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Pro Wrestling Hyper J Commercial Tape
I. Intro (duction)
Because I am a Loser, and because I met Doron Diamond who plies me with all sorts of tapes if only because we live in the same region and watch the same things (and he's also one of the few people who knows the True Rev Pro Way), I recently came into this tape. And I figured that since I've been a Lazy Ass lately about columns and such, I should review a buttload of stuff, so here's some stuff.
II. But First: An Apology to Scott Keith
In my review of Scott Keith's "The Buzz on Professional Wrestling", I accused him of plagarism in a semi-roundabout way as pertaining to the timeline. I got an email from Scott Christ who informed me that Scott has gone on record as saying that he had nothing to do with the timeline. I'd like to take this public opportunity for accusing Mr. Keith of plagarism; in the writing world, there are few more serious claims, and I apologize sincerely for levelling it injustly.
I maintain that the two timelines are VERY similar, though; I simply withdraw accusing Mr. Keith of it. If by some chance Mr. Keith is reading this and he DOES have an idea who was behind it, I'll be more than delighted to call them on it very publicly. I personally suspect the editor needed some last-minute content, as the book wasn't put together very professionally, but I'm basing that more on instinct than anything else.
So, to wit: Mr. Keith, I apologize to you as a writer and a critic for that particular error.
Now I believe I have some bitching to do about Big Japan
III. Big Japan Pro Wrestling Hyper J Tournament
Big Japan is a very curious beast. It began in the mid-90s as a way to theoretically cash in on the then-boom times of garbage wrestling.
But first, a quick word about garbage wrestling from your local affiliate.
To coincide with the release of this review, the Surgeon General issued the following statement concerning "garbage" wrestling, also known as "hardcore" wrestling:
In recent years, there has been some confusion as to what exactly garbage wrestling is. Basically, it demonstrates a reliance on props instead of on actual wrestling, and usually forgoes psychology in favor of brawling segments and makes use of extensive bleeding to pop the crowd. The Surgeon General has determined that while small doses of garbage wrestling on occasion are acceptable and have no long-term effects, extensive exposure to garbage wrestling can lead to a condition known as Vampirism, wherein the viewer rates any match containing blood very highly, regardless of its actual worth as a match. Widespread cases of vampirism have been reported in the CZW and XPW territories.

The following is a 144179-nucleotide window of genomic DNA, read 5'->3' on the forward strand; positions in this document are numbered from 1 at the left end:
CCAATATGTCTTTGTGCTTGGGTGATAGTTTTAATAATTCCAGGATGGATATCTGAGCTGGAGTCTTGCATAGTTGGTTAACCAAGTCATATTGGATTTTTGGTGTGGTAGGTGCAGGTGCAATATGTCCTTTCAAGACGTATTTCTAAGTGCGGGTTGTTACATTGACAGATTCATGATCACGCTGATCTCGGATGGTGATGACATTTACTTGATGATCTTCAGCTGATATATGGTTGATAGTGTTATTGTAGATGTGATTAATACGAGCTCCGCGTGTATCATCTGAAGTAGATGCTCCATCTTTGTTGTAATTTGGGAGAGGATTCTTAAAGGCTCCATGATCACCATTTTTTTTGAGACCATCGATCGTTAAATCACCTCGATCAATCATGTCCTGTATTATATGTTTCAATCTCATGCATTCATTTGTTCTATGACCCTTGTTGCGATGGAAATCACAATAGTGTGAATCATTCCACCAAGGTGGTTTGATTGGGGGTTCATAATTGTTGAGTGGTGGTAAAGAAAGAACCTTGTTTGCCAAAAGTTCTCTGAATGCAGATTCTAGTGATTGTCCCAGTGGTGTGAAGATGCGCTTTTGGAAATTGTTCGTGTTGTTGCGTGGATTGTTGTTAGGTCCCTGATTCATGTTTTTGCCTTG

Yeah, well, whatever. Make your MLM "Failed Bit Warning" jokes wherever you want. The basic point is that garbage wrestling sucks for the most part. And in the mid-'90s, there was a LOT of it, and it sucked a LOT. We got classics like the King of the Death Match Tournament in '95, which is probably the most frequent "first Japanese video" among the wrestling population, which is roughly the equivalent of losing your virginity to Bea Arthur...while she's making the Maude face the entire time.
BJPW was originally a way to cash in on this boom, and keeping with the Japanese Wrestling Tradition of creating strange stipulation for matches that end up sucking because of them (a tradition capped off by the infamous Anal Bomb match between Hayabusa and H), we got suck shitfests as the Grocery Store Death Match, the Balloon Thumbtack Death Match, and the Scorpion Cactus Desert Death Match. And just in case the stipulations didn't limit the wrestlers enough, we got the World's Worst Wrestlers in those matches. You think Viscera's bad? The only thing Tarzan Goto can do is bleed. At least Viscera can do a splash and make it look painful.
But then something funny happened.
Right after this tourney happened, the company began imperceptibly changing towards a more workrate-emphatic style. Guys like Ryuji Yamakawa, Tomoaki Honma, Abdullah Jr. Kobayashi, and Shadow WX (along with another individual who went on to become a bigger star than any of those four... but you'll recognize him when I start reviewing the tourney itself) began having matches that not only didn't suck, but were occasionally pretty good. The secret to their success lay in them actually having a background in wrestilng; Honma and Yamakawa in particular had obviously gone through some training, and knew how to work a match. Everything REALLY started coming together when they realized that the best way to have a death match isn't to have (to paraphrase JDW) a "deathmatch, starring two wrestlers", but rather have "Wrestling match, with special guest death match". The salad days came in 1999, when everything clicked, and the fed put together a KILLER run from June to February '00; over the course of those nine months, the fed was witness to the two best deathmatches in history (Yamakawa vs. Honma on 6/22/99, available on The Comp, and 1/2/00), a top-five affair (Honma/Yamakawa vs. Shadow WX/Winger on 11/8/99), and a match that would have been the best death match of the year had it not been the swan song to the run (Honma vs. Kobayashi on 2/22/00).